News Archive

December 11, 2023

Boulder County Adopts $653 Million Budget for 2024

Commissioners To Limit Revenue Growth From Property Tax

Boulder County, Colo. -- At a public meeting last Tuesday (Dec. 5), the Boulder County Commissioners adopted a budget of $653 million for 2024. The public meeting was the culmination of the county’s budget process, which included a public comment period and public hearing.

During the 6-month budget process, the commissioners worked with the county’s finance team, elected officials, and department heads to create a budget that balances the needs of the community, the impacts of inflation, and concerns from residents about this year’s rise in property values.

During Tuesday’s public meeting, Chief Financial Officer Ramona Farineau provided an overview of the key aspects and decisions reflected in the adopted budget. The budget resolutions and a recording of the public meeting are available on the county’s website.

“The Boulder County Commissioners speak regularly with residents, who reiterate what we are hearing from county staff and local non-profits, which is a concern about the rising cost of living,” said Commissioner Claire Levy. “We have worked tirelessly over the last half year to develop a budget that serves our community while limiting the growth in tax bills, which is why we are keeping revenue growth from property tax to 5.5%. The Boulder County Government is committed to delivering essential services and meeting the needs of our community, which is why we increased our support for the Boulder County Housing Authority, Boulder Shelter for the Homeless, and Homeless Outreach Providing Encouragement (HOPE)”.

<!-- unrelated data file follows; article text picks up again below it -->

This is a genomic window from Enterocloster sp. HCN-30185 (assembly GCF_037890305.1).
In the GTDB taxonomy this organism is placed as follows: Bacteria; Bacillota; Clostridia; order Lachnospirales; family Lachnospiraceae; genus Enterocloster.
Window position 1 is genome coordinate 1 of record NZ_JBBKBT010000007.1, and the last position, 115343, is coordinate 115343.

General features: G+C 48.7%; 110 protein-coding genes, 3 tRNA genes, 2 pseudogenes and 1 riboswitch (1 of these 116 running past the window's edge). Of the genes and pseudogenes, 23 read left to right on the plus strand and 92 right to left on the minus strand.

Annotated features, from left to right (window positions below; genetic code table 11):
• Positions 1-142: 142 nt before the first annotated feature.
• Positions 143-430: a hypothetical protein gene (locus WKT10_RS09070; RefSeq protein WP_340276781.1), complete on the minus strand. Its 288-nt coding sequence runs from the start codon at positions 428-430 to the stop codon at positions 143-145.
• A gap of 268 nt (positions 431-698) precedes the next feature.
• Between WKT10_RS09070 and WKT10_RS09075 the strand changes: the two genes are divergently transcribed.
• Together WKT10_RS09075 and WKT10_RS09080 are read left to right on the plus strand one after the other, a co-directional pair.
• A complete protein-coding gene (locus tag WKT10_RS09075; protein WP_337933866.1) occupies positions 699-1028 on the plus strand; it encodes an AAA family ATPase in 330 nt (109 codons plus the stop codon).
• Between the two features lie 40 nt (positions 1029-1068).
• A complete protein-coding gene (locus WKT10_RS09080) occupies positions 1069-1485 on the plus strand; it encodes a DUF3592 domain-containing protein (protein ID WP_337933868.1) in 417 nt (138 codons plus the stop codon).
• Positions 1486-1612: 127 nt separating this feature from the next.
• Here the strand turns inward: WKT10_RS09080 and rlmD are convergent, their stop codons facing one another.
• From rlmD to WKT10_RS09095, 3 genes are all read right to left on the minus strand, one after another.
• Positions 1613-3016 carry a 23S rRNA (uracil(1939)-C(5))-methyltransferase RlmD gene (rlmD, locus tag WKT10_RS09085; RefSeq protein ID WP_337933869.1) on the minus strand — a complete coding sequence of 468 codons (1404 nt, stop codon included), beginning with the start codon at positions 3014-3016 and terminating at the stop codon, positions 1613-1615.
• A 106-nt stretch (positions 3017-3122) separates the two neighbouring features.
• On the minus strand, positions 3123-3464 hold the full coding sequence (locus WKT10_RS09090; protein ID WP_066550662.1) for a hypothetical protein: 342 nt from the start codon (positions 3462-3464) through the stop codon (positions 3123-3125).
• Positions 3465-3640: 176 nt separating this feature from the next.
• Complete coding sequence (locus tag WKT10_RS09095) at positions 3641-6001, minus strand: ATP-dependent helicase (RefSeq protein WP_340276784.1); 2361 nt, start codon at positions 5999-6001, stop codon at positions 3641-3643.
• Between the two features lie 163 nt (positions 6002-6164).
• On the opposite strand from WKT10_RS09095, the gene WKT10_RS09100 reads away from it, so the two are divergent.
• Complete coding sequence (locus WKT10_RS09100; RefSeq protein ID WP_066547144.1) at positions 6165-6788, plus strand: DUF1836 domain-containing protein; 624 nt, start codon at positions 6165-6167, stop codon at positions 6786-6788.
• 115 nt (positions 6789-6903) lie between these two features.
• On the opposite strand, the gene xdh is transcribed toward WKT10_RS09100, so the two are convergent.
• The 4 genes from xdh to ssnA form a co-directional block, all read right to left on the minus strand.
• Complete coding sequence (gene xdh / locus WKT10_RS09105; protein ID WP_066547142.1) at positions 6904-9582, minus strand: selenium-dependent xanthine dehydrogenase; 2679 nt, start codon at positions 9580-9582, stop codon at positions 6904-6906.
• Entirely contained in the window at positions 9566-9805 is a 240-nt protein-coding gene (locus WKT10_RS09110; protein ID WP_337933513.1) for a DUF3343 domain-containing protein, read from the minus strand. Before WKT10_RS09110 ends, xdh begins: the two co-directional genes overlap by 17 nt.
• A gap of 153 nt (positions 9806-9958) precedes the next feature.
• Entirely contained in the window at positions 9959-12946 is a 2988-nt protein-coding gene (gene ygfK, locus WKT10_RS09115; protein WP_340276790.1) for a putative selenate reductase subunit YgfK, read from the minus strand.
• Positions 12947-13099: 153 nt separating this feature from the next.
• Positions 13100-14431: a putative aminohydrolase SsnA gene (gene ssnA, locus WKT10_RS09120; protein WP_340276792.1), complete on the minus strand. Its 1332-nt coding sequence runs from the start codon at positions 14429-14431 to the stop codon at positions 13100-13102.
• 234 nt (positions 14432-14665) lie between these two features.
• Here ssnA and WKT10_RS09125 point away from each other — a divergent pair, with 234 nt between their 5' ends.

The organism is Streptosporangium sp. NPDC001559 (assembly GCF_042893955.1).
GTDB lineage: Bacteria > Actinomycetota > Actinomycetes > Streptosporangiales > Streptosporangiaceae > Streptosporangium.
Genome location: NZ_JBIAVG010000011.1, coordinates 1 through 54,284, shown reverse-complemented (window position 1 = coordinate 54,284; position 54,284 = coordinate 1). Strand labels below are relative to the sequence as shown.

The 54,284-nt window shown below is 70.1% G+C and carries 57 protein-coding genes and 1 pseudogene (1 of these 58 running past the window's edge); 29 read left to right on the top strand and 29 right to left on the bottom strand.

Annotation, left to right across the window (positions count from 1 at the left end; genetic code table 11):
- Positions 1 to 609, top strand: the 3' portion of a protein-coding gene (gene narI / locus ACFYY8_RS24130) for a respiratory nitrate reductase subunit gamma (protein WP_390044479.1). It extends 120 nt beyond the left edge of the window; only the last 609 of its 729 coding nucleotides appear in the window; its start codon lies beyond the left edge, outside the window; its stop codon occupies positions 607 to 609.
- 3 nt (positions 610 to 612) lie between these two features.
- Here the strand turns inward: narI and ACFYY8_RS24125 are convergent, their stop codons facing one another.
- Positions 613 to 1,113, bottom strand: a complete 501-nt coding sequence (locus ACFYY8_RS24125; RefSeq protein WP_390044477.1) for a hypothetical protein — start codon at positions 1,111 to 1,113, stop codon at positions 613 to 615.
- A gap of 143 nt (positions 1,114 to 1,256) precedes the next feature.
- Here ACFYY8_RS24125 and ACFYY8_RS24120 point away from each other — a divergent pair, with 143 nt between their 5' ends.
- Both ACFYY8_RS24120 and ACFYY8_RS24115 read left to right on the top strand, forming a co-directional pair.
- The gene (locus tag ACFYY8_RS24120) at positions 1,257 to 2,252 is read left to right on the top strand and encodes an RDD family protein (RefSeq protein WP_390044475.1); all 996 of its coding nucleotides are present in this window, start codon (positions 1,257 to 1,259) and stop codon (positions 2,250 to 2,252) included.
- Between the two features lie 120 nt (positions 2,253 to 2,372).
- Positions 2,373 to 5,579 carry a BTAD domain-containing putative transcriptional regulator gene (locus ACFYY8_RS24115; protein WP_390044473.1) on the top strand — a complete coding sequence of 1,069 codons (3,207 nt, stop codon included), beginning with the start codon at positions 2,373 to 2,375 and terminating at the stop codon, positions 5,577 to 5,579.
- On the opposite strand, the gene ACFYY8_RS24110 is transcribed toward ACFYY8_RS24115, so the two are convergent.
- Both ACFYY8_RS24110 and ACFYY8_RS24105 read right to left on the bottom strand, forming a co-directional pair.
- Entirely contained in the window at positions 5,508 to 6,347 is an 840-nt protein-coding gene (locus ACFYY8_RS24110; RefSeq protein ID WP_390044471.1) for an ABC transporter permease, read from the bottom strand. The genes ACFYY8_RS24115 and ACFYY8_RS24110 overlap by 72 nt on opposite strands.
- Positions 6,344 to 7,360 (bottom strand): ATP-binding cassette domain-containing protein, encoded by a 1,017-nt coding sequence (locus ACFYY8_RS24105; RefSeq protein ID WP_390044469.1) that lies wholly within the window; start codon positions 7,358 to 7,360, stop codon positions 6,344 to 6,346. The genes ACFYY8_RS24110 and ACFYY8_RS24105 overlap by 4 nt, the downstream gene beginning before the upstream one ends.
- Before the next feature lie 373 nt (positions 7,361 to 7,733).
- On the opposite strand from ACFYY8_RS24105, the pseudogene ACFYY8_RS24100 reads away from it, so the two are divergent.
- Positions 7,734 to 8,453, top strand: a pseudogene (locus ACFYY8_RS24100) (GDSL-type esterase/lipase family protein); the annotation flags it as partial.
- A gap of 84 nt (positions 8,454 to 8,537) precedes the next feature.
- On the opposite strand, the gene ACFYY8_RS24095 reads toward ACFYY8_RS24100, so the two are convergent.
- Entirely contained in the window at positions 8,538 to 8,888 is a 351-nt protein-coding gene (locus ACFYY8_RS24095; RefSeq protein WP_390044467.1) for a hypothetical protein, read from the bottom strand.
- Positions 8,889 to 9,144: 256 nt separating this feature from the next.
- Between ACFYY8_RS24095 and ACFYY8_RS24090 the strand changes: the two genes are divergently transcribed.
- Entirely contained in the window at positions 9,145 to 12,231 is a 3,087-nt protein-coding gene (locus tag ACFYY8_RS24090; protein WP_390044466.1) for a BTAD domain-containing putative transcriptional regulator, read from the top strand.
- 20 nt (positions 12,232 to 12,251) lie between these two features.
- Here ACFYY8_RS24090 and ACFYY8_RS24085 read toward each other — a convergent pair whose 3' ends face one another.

“In November, Boulder County voters showed their support for housing access and affordability when they overwhelmingly passed the county’s Affordable & Attainable Housing ballot measure,” said Commissioner Marta Loachamin. “Our strategic priorities also include housing access and affordability, which is reflected in our budget priorities. Another strategic priority of Good Governance includes racial equity and inclusive community engagement, which is why are excited to be moving forward with funding to support the county moving from land acknowledgement to meaningful action in partnership with Native American and American Indian communities in early 2024. We look forward to working with the community to develop this program.”

“We are committed to relentlessly championing a transition to clean, electric transportation,” said Commissioner Ashley Stolzmann. “In the county’s 2024 budget, we have taken action towards this commitment by ensuring that replacement vehicles purchased by the county will be 100% electric. The obvious environmental benefits, the growing selection of fully electric cars, trucks, and vans, and the significant federal and state funding makes this the right choice for Boulder County.”

Mill Levy and Property Tax

The county calculates, collects, and distributes tax on behalf of 135 different taxing entities. The Boulder County Government’s budget receives about a quarter of the property tax collected.

Every two years the Assessor’s Office is required by the State of Colorado to assess the value of all residential and commercial properties. The latest property valuations were sent to property owners in May, and revealed that, using the formula required by the state, residential property values increased by 35% on average.

Since May, the commissioners have worked to develop a budget that limits the increase in the county’s revenue from property taxes, culminating in a decision to limit revenue growth to 5.5%.

Boulder County will be holding a business meeting before the state’s January 10, 2024, deadline to certify the Boulder County Government’s mill levy.

Sign up to receive the commissioners’ Advance Agenda for meeting details. Business meetings can be attended online, by phone, or in-person, but there is no opportunity for public comment.